By Connor Thomas
There has been a lot of talk over the past couple days about booing, and the etiquette surrounding it. Just writing about the “etiquette” around booing seems oxymoronic, but questions have been raised recently around the station and around the city in general about whether or not booing certain players/coaches/teams is still acceptable. Most of this talk over the past couple days seems to have been centered on the Philadelphia Phillies, some of their players, and a returning manager. Here’s the answer on when it is acceptable to boo: whenever something bad happens. Regardless of who the player is, how good the team has been, or how long an unlikable former coach or player has been gone from the city. Let’s take a player like Bryce Harper for example. He’s been the consummate professional and a diehard Philly guy since the second he first donned the red pinstripes. By MLB standards, he has been a well above average player since signing with the Phillies, and though some may have had MVP expectations for Harper, he has played hard and played well for a large majority of the time he’s been in Philadelphia. So does that make him boo proof? Absolutely not.
There are a choice few in sports who have outrun the constant need for production. The all-time great players and coaches, think a Tom Brady, a Michael Jordan, a LeBron James, a Scotty Bowman, a Willie Mays. Guys that have accomplished everything there is to accomplish in a sport and then some over a lengthy and successful career. An off night from one of those generational great players is allowed, and they have elevated themselves above the every-day criticism that 99% of those in sports are held to. There might be one or two of those players for a generation, and one of them does not play in Philadelphia right now. Therefore, everyone can get it from the boo birds when it comes down to it. If Harper was to go 0-4 with 4 strikeouts and leave 6 or 7 men on base, costing the Phillies a game, that last at bat could absolutely be met by a chorus of boos from the seats at Citizens Bank Park. This does not diminish our love for our star right fielder, rather this is our way as saying how much we expect from him.
There are three types of boos. One is the drunk idiot who boos just for an excuse to make noise at a sporting event, those instances are inevitable, but should be considered for what they are, stupid noise-making from people who don’t know or care how annoying they’re being. The other two types of boos are in the soul of Philadelphians, and have always and will always be reasonable in the right situations. Harper receives the boos of a player that we expect so much from, the same that Joel Embiid shushed the crowd for last year, the same that the Eagles got in the year following their Super Bowl win. It is the fan base’s way of saying we have huge expectations for you, and we are as invested in you meeting them as you are. The 3rd type of boo isn’t all love, but is just as important and just as warranted. These are the angry boos, the bad player or coach returns to the city boos, the Dallas Cowboys are in town boos, the Mets fan at a Phillies-Rockies game boos. There’s not as much sophistication behind the reason for these, but they are equal part to the loving boos when it comes to the makeup of a Philadelphia fan. There were really people questioning whether or not former Phillies manager Gabe Kapler would be booed when making his first return to Philadelphia since being fired after the 2019 season. Seriously? The robotic-seeming, late season collapsing, booed in his home opener in his first year as manager of the Phillies Gabe Kapler? Of course he is going to get booed, and rightfully so! He was an underachiever his entire time in the city and the fans owe him absolutely nothing. He’s not ours anymore and he brought us nothing, so boo away.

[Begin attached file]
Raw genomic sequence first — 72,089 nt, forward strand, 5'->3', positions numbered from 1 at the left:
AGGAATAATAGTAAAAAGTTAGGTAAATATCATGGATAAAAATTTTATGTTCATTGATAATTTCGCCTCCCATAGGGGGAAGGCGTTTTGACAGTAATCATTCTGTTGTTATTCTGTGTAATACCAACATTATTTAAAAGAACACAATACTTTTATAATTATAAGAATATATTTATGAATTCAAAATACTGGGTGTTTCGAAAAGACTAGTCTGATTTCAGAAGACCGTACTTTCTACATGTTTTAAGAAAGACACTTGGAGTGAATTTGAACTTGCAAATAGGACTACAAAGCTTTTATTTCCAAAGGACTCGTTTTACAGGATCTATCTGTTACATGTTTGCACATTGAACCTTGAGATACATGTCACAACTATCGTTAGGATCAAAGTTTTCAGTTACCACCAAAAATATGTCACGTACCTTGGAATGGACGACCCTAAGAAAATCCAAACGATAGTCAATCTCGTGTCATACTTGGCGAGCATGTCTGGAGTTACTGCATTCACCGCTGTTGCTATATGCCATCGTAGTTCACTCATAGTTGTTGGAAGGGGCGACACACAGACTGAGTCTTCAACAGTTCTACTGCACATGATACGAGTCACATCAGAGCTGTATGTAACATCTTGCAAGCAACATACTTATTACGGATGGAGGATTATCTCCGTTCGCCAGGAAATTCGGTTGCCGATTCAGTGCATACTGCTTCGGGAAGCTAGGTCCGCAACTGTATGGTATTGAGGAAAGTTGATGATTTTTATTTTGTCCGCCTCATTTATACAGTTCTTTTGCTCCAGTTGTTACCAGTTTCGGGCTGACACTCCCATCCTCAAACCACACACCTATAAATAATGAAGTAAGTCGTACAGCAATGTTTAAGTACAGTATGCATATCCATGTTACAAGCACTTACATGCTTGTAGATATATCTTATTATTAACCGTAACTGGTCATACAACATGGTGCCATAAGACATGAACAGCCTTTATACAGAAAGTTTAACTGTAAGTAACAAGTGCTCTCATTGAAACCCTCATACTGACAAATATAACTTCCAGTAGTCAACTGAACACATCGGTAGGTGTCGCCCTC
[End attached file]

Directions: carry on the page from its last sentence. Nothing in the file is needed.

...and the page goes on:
The same applies to those who are new to a team and haven’t given us anything yet. Many are saying that young call up Mickey Moniak, who is being forced into a rough center field situation for the Phillies, deserves some relief from the ire of the fan base. I don’t understand it at all. He’s a former number one overall pick who has underperformed his way through the minor leagues and does not have a hit in 14 plate appearances since being called up. He has struck out in 8 of his 12 registered at bats this season. He has looked shaky in the field and nearly misplayed a routine fly ball yesterday against Kapler’s Giants. There’s a difference between being understanding with a young player who is showing potential but going through growing pains, and just ignoring the fact that you’re lineup is being plagued by a player that flat out doesn’t belong at this level. Mickey Moniak has not showed an ounce of ability since being called up last week, and his .000 batting average deserves every B.000 that he gets.
It is a tough situation for the young ball player, but this is a tough city. It always has been, and always will be. The boo is a mark of love, and a mark of passion. It’s always been part of the fabric of this city’s sports fandom, and always will be. So Harper, Kapler, Moniak, and everyone else are perfectly eligible to hear it from the fans when the moment warrants it. Don’t back down from the boos, Philadelphia. It’s what makes us who we are. Except for you, drunk idiot who’s a few too many Yuenglings deep and is booing the Phillie Phanatic between innings, you can shut up.